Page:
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Comment: Re:What haven't they lied about? (Score 1) 201

The intelligence oversight act of 1974 gave small groups in congress the ability to oversee intelligence activities that breach rights -- the basis being that warranting evidence would then lead to permissions of privacy violations, etc. I don't understand why this isn't still important. It was important in August 2001. It was important on September 10th 2001.

http://en.wikipedia.org/wiki/H...

Comment: Our politicians hate us... (Score 1) 148

by joocemann (#47321267) Attached to: What's Your STEM Degree Worth?

Our politicians (Obama included) continue to say we need more STEM education. They also continue to expand H1-B visas. What does this mean? It means a hypersaturation of the workforce. This merely reduces the value of the most passionate and educated people in the country. We don't need more STEM. We need more reasons for STEM educated people to exist.

Comment: Analog engineering probably can't go away... (Score 1) 236

by joocemann (#47230269) Attached to: Are the Glory Days of Analog Engineering Over?

Analog is how information is collected from nature. For most (if not all) digital systems, the device used for actual measurement will have analog sensors. The electrical, then converted to digital, signals are dependent on the analog receptor.

People can always improve on these tools.

Comment: Re:the taxi services have a right to be pissed (Score 1, Informative) 184

by joocemann (#44898633) Attached to: California Becomes First State In Nation To Regulate Ride-Sharing

Personal XP here. SF cabs will skip you for the fare they just noticed on the street. Uber (a rideshare company) will be there waiting for you at least 2 minutes before you asked for them. No, I don't own stock in Uber -- but I wish I did. They just bought 2500 driverless cars from google (approved by DOT) for their fleet.

Comment: Re:The Third World was first (Score 0) 184

by joocemann (#44898617) Attached to: California Becomes First State In Nation To Regulate Ride-Sharing

Welcome to reality. We've been getting screwed as 99%ers for a couple decades now.

Scan around the odd pics on the internet. You want a sign of the times? There are dozens of pictures of people that are driving on the street WITH NO TIRES AT ALL. They are driving on the metal rim. Deduce it. It's simple. The frequency of that kind of absurdity has gone up not because there are more ridiculous/insane people driving -- it has increased because the ability of people to afford their lives is being so heavily squeezed now that they simply cannot, and yet they still have to get to the store and to work. So they drive on metal rims.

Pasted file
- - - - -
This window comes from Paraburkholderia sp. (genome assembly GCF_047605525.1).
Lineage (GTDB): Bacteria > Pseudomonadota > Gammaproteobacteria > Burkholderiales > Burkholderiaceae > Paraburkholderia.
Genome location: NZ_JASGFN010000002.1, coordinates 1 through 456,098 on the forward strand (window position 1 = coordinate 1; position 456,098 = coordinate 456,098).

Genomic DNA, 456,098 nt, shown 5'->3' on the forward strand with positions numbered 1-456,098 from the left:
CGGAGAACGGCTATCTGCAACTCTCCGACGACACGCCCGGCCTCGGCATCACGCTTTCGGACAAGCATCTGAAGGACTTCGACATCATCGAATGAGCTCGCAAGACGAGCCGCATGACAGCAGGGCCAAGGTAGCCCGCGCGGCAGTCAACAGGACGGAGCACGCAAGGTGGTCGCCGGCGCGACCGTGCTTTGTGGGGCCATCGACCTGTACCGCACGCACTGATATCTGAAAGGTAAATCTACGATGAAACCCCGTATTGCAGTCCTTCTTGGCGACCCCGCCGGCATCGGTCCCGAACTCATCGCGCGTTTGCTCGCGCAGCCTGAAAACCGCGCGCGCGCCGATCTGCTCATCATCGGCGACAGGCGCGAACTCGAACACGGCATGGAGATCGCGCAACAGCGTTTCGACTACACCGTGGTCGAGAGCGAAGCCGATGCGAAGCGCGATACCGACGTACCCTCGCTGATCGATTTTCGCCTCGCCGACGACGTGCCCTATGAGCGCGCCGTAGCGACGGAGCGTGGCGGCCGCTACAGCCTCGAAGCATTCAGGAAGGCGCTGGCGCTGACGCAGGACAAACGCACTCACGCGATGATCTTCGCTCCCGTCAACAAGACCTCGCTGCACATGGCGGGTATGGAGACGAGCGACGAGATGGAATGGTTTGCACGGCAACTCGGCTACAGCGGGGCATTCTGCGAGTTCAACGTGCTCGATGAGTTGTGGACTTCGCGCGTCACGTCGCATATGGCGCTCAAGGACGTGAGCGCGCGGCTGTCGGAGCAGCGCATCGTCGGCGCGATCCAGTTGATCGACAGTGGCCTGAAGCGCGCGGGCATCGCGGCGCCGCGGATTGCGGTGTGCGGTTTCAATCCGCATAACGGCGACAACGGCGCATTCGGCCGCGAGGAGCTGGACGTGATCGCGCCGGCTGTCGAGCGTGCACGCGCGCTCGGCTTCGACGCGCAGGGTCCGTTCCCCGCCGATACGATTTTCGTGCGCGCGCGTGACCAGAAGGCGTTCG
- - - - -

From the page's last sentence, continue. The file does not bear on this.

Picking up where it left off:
I don't know anyone under 40 that isn't struggling. And that's because I don't have banker friends.

Comment: Re:Why is it called ride sharing? (Score 5, Interesting) 184

by joocemann (#44898579) Attached to: California Becomes First State In Nation To Regulate Ride-Sharing

So what you're saying is that they are using a loophole by relying on their drivers to lie about what they were doing. A lawyer might even argue that, of course, the driver was going in that direction because money was waiting for them when they arrive! How keen!

Pffft. Why not just deregulate taxi driving and be honest about it. I know Lyft drivers. They are *not* picking people up randomly. They treat it as a job and appreciate the income.

Comment: Also... (Score 5, Insightful) 617

by joocemann (#44851055) Attached to: How Amateurs Destroyed the Professional Music Business

... one might note that the mainstream industry has very little appeal to people that are intellectual or at least deeply interested in the actual content of their music.

The mainstream studios that are cracking out 'hit' after 'hit' (aka: highly advertised until people like it) are producing basic melodies in C Major with 'artists' that cannot honestly perform well on stage and likely can't do their music well in a true LIVE setting.

The mainstream studios are facing REAL ARTISTS and losing. What should they expect? They think they can churn out half-assed simpleton music and not be out-competed by bedroom producers with less than 5 years experience? Please... Mainstream music is awfully easy to make. 2 or 3 basic chords. Very little elaboration or demonstration of musical mastery. Major key. Generalized/Simplified/Non-confrontational/obvious/regurgitated lyrics. Chorus-Verse-Chorus-Verse-Chorus. Except you call the 'chorus' a "HOOK" now because it's usually very simple and has a catchy jingle.

Yeah. Lame.

Full disclosure: I've been a bedroom producer for 18 years now. I have a successful conscious hip hop crew and produce more complex and better music than most mainstream labels - check my sig. My emcees are more skilled than most of the latest studio-emcess, and they have great stage presence, and we have actual artistic/intelligent lyrics that have value beyond simple entertainment. I've been making music since before it was easy. MS-DOS was the OS when I started.

It is surely a great calamity for a human being to have no obsessions. - Robert Bly

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